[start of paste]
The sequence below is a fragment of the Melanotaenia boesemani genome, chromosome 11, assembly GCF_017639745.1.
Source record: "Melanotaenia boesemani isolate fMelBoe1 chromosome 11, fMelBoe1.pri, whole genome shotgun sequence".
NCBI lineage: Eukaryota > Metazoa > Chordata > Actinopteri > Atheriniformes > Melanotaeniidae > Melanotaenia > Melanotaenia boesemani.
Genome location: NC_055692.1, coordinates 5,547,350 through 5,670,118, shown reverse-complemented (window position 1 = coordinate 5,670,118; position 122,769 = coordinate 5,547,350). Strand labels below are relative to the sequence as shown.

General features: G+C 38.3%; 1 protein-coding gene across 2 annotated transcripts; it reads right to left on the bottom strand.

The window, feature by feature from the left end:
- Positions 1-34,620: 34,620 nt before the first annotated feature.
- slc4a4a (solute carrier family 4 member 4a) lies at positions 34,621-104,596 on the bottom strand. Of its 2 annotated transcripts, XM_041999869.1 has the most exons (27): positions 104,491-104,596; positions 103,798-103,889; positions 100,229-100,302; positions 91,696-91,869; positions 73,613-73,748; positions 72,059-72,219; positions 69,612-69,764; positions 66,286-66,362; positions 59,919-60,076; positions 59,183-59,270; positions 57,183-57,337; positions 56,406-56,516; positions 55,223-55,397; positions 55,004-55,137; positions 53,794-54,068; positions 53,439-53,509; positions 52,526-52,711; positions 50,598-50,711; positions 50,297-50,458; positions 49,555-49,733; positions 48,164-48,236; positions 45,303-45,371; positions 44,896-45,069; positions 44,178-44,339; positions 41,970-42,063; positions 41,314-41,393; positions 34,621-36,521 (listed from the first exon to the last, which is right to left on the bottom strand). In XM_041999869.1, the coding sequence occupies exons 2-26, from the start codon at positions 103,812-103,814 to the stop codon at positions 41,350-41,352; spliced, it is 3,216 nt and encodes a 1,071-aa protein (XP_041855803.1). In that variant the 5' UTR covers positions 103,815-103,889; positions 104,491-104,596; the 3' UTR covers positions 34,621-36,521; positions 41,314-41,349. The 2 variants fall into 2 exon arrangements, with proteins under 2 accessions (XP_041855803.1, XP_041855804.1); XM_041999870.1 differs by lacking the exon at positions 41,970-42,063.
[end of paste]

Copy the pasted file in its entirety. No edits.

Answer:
The sequence below is a fragment of the Melanotaenia boesemani genome, chromosome 11, assembly GCF_017639745.1.
Source record: "Melanotaenia boesemani isolate fMelBoe1 chromosome 11, fMelBoe1.pri, whole genome shotgun sequence".
NCBI lineage: Eukaryota > Metazoa > Chordata > Actinopteri > Atheriniformes > Melanotaeniidae > Melanotaenia > Melanotaenia boesemani.
Genome location: NC_055692.1, coordinates 5,547,350 through 5,670,118, shown reverse-complemented (window position 1 = coordinate 5,670,118; position 122,769 = coordinate 5,547,350). Strand labels below are relative to the sequence as shown.

General features: G+C 38.3%; 1 protein-coding gene across 2 annotated transcripts; it reads right to left on the bottom strand.

The window, feature by feature from the left end:
- Positions 1-34,620: 34,620 nt before the first annotated feature.
- slc4a4a (solute carrier family 4 member 4a) lies at positions 34,621-104,596 on the bottom strand. Of its 2 annotated transcripts, XM_041999869.1 has the most exons (27): positions 104,491-104,596; positions 103,798-103,889; positions 100,229-100,302; positions 91,696-91,869; positions 73,613-73,748; positions 72,059-72,219; positions 69,612-69,764; positions 66,286-66,362; positions 59,919-60,076; positions 59,183-59,270; positions 57,183-57,337; positions 56,406-56,516; positions 55,223-55,397; positions 55,004-55,137; positions 53,794-54,068; positions 53,439-53,509; positions 52,526-52,711; positions 50,598-50,711; positions 50,297-50,458; positions 49,555-49,733; positions 48,164-48,236; positions 45,303-45,371; positions 44,896-45,069; positions 44,178-44,339; positions 41,970-42,063; positions 41,314-41,393; positions 34,621-36,521 (listed from the first exon to the last, which is right to left on the bottom strand). In XM_041999869.1, the coding sequence occupies exons 2-26, from the start codon at positions 103,812-103,814 to the stop codon at positions 41,350-41,352; spliced, it is 3,216 nt and encodes a 1,071-aa protein (XP_041855803.1). In that variant the 5' UTR covers positions 103,815-103,889; positions 104,491-104,596; the 3' UTR covers positions 34,621-36,521; positions 41,314-41,349. The 2 variants fall into 2 exon arrangements, with proteins under 2 accessions (XP_041855803.1, XP_041855804.1); XM_041999870.1 differs by lacking the exon at positions 41,970-42,063.